(2) The righteousness of individuals cannot save an unrighteous people. Not even though these righteous persons are high in rank, are deeply concerned for the revival of religion, and labor with all their hearts to stem the tide of corruption. Their piety and prayers may delay judgment, but if impenitence is persisted in, they cannot finally avert it (cf. Jeremiah 15:1, "Though Moses and Samuel stood before me, yet my mind could not be toward this people").

2. God's unshaken purpose. "I will remove Judah also out of my sight," etc. Terrible is the severity of God when his forbearance is exhausted. Moral laws are inexorable. If the spiritual conditions, by which only a change could be effected, are wanting, they work on till the sinner is utterly destroyed. - J.O.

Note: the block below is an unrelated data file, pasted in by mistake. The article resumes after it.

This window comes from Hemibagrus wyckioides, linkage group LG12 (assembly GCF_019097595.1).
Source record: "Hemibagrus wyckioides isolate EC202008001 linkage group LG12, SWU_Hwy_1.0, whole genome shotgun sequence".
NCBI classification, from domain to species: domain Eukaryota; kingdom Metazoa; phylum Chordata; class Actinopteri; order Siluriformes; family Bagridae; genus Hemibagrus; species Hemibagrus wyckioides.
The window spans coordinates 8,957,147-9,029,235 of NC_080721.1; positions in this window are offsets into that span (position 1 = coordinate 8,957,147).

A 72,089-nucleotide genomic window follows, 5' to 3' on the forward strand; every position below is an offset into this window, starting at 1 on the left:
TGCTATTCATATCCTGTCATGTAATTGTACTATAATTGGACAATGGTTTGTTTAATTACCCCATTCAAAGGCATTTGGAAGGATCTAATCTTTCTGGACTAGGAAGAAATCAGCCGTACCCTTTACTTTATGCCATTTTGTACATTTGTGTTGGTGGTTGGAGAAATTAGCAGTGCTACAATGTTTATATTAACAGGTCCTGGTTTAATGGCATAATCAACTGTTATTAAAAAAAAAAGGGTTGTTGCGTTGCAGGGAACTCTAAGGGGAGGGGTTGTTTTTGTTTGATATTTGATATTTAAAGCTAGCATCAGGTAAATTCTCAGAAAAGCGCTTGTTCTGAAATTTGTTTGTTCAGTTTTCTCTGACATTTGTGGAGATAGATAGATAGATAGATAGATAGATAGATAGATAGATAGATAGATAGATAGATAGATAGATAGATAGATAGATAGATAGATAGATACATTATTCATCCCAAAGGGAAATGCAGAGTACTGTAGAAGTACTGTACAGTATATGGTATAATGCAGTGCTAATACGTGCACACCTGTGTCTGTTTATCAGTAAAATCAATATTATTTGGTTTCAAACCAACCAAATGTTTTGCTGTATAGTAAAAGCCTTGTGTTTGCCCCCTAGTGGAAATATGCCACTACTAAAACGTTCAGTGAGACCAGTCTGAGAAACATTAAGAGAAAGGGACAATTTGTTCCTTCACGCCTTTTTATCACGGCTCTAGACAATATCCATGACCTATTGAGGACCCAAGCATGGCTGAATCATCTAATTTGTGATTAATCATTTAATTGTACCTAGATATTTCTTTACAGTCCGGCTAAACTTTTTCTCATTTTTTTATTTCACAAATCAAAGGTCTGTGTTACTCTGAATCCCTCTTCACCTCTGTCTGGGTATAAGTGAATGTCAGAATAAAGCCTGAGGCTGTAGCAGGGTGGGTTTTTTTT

Surely there was not holden such a Passover.